Every film from Roger Ebert's "Great Movies" essays.
This is the end...
At the height of the Vietnam war, Captain Benjamin Willard is sent on a dangerous mission that, officially, "does not exist, nor will it ever exist." His goal is to locate - and eliminate - a mysterious Green Beret Colonel named Walter Kurtz, who has been leading his personal army on illegal guerrilla missions into enemy territory.
This an example of film making at its finest. Honestly, I don't know a whole lot about the infamous production of Apocalypse Now, other than the fact that it was awful; and yet, the way the film is crafted and put together is so incredible. The troubled production probably increased the hysteria and darkness that the film conveys as it journeys into the dark hearts of men and their desires.
The film has a simple premise, US Army Captain Benjamin Willard (Martin Sheen) is ordered on a covert mission into Cambodia to assassinate a Green Beret, Colonel Kurtz (Marlon Brando), who has gone insane and set himself up as a god among the local native tribe. It's an accessible premise,…
Art imitates life, so the saying goes, yet in the case of Apocalypse Now with its tortured and maddening production, life imitated art. The film’s problematic production is almost as legendary as the film itself yet this difficult development seeps into every frame. It is hard to imagine that the film would have so brilliantly captured the feverish descent into darkness if the making of the film had been such an effortless experience. It brilliantly depicts the hallucinatory hell of war because it was hell for those involved in its creation.
It is hard to imagine a film like this was made in the first place. A big budget movie with an impressive star cast that is more dreamy and…
Film #30 of Eighty-Eight Favorites
"This is the way the fucking world ends."
I read Joseph Conrad's novella Heart of Darkness just a few months ago and, despite being the most difficult story I've ever read, it was also one of the most fascinating. Conrad's story was the main inspiration for Apocalypse Now and, although some circumstances between the two are different, the main gist of the two are the same: one man's obsessive journey into the heart of evil.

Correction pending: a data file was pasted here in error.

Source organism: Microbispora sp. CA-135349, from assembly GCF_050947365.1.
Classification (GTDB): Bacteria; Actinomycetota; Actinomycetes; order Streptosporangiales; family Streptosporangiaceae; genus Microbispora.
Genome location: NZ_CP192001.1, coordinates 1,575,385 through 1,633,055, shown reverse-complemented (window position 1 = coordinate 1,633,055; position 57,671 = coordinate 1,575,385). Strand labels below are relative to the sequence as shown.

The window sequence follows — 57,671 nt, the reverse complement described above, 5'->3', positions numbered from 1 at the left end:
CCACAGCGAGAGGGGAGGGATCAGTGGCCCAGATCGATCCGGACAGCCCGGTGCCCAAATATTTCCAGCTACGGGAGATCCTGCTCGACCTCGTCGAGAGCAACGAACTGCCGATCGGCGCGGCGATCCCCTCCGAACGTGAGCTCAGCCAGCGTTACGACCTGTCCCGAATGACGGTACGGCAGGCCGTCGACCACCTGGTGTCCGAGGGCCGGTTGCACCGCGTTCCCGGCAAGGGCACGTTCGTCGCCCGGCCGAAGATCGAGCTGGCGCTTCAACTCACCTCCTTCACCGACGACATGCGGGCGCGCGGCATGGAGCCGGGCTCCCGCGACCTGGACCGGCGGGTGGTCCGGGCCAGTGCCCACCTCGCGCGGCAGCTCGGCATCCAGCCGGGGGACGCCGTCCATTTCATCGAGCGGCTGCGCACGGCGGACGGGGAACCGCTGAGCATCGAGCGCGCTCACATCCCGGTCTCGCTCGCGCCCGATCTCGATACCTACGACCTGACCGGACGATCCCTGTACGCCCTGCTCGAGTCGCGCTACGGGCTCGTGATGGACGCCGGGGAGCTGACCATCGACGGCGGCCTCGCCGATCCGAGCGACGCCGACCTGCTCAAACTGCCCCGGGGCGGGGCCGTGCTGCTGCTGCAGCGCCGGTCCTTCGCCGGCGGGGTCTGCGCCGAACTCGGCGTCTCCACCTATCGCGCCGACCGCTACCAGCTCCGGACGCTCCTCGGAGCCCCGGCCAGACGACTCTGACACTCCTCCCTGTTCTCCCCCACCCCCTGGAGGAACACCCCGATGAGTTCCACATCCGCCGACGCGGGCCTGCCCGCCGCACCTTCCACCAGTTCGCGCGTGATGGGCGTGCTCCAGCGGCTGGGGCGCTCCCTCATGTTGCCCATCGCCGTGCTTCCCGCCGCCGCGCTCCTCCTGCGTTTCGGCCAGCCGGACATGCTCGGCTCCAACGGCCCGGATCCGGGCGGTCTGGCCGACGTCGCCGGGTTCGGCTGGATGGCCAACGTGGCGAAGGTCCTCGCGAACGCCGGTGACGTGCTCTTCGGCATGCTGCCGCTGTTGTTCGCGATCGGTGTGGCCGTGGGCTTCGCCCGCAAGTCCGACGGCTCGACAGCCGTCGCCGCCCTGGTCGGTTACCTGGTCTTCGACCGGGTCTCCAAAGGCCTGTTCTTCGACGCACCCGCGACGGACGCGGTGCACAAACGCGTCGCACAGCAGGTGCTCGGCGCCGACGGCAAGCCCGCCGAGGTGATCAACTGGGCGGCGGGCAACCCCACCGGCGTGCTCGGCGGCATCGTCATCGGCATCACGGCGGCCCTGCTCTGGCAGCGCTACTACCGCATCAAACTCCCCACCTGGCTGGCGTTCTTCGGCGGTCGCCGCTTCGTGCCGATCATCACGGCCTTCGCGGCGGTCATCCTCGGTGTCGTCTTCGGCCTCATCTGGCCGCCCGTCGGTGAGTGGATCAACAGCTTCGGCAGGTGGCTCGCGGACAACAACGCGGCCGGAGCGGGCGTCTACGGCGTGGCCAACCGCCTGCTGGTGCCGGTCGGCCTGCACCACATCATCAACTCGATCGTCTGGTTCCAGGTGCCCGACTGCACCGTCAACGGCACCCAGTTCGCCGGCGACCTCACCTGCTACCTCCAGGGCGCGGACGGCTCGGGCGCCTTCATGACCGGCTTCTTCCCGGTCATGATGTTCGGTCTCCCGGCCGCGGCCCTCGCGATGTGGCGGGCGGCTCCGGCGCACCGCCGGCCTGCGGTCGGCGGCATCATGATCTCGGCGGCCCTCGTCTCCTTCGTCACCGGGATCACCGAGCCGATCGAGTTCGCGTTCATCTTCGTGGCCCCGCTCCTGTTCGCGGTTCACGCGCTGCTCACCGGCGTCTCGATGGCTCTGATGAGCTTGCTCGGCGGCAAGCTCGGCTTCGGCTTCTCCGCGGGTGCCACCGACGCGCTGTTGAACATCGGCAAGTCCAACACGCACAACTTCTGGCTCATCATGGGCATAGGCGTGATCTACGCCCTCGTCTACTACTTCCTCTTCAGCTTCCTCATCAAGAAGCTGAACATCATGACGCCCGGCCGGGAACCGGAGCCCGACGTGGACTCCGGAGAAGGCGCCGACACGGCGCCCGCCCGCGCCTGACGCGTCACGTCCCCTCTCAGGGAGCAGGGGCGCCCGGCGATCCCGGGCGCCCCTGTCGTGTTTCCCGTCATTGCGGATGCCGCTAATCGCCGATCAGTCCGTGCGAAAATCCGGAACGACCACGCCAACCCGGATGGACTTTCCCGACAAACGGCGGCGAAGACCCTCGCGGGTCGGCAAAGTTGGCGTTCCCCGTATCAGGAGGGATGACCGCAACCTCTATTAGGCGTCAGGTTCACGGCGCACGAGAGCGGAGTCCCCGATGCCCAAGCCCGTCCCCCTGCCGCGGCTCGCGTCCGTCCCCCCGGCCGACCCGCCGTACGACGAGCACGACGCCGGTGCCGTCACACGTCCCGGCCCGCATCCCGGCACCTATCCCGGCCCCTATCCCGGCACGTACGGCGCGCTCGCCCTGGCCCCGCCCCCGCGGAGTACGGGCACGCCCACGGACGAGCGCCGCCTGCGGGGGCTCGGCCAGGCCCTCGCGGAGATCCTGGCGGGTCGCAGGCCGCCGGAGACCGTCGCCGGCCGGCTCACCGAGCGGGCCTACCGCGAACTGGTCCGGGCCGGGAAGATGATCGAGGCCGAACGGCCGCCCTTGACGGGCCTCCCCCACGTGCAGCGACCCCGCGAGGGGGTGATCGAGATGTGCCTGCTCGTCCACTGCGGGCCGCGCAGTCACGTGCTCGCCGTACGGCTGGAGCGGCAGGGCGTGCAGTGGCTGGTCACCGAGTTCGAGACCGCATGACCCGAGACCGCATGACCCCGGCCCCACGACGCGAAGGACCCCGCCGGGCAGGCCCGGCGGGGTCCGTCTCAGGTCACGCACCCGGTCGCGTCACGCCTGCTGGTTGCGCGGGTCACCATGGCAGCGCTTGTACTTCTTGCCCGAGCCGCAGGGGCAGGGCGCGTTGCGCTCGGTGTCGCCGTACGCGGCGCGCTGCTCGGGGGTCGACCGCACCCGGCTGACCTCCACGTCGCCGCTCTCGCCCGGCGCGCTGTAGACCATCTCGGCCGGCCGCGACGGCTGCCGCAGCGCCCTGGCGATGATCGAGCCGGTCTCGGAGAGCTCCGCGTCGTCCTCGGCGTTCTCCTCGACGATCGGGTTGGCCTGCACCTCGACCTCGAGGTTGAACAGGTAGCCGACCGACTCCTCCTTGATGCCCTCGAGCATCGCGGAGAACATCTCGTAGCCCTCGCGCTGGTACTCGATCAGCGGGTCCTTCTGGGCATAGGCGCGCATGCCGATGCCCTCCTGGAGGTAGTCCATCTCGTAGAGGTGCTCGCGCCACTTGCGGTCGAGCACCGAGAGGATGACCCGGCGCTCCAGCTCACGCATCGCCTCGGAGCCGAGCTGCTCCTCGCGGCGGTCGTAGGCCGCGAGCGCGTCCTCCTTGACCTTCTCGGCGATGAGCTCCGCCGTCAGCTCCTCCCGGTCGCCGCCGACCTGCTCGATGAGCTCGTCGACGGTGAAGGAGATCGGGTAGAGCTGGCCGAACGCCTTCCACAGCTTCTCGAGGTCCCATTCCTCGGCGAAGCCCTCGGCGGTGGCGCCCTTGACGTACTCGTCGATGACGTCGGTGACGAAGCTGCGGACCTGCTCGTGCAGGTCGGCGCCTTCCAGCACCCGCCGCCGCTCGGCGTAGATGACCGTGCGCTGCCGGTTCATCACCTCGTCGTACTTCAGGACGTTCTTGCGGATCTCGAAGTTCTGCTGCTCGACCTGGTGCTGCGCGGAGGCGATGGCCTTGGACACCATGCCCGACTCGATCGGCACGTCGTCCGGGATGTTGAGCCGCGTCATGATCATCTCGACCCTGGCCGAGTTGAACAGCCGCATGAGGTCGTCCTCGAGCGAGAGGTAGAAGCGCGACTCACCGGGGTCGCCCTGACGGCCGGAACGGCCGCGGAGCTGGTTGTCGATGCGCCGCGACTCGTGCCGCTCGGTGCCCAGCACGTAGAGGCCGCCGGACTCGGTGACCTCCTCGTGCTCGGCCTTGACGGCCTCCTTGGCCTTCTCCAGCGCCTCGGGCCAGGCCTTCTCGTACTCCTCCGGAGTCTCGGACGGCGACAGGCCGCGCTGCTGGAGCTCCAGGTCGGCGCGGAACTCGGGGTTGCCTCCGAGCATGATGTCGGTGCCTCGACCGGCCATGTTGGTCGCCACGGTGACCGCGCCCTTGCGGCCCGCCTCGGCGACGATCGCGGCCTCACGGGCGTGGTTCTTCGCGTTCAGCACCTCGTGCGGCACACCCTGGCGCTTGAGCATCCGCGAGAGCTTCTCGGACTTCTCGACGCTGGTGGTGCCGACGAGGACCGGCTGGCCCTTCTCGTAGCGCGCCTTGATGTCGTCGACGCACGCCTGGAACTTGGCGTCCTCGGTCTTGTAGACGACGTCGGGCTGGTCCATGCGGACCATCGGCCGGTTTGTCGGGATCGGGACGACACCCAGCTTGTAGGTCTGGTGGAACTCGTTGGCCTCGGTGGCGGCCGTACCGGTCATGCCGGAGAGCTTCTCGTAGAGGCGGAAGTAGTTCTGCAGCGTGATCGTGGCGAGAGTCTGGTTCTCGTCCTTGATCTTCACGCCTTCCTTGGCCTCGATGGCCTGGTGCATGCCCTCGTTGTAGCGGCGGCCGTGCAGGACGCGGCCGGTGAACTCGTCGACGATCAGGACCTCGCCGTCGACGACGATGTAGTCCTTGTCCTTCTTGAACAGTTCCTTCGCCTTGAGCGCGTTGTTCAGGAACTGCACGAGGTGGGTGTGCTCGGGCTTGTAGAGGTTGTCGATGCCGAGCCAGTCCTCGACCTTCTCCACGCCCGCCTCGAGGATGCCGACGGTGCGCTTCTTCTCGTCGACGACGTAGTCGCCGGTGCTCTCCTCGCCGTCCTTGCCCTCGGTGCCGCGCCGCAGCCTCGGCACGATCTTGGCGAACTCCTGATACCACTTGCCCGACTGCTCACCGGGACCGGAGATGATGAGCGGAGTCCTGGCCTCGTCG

Apocalypse Now is one of my dad's favorite films (it might just be his favorite) and he often tells me of the first time he experienced the film: opening night at the Cinerama…
"Saigon....shit. I'm still only in Saigon."
Never ceases to amaze me. Coppola takes you on a journey of unimaginable dichotomy in humanity. It is the struggle between pacifism and blood thirst that runs deep in this journey. It's a head trip of inhuman violence and the inhuman paths that madness takes you. The visceral authority with the camera thunders down a definitive adventure in madness, throwing the characters from one exotic encounter to the next, yet the numbing confusion of war is always present. War is hell and hell is war. It is a test of sanity, will power and a divide in dignity of self. You see it on Willard's face in every scene. I had forgotten just how…
This film, much like the novella it is based on, challenges the nature of humanity itself.
Conrad's novella explores our moral ambiguity in a setting of colonial oppression. Its main character Marlow enters a world of lawless confusion, created and perpetuated by the enigmatic Kurtz who defies rules and logical thinking. Marlow is forced to choose between these two worlds in which there is no right choice to make. Moral standards or social values are not relevant in judging evil and if they are, how can insanity be classified in an insane world?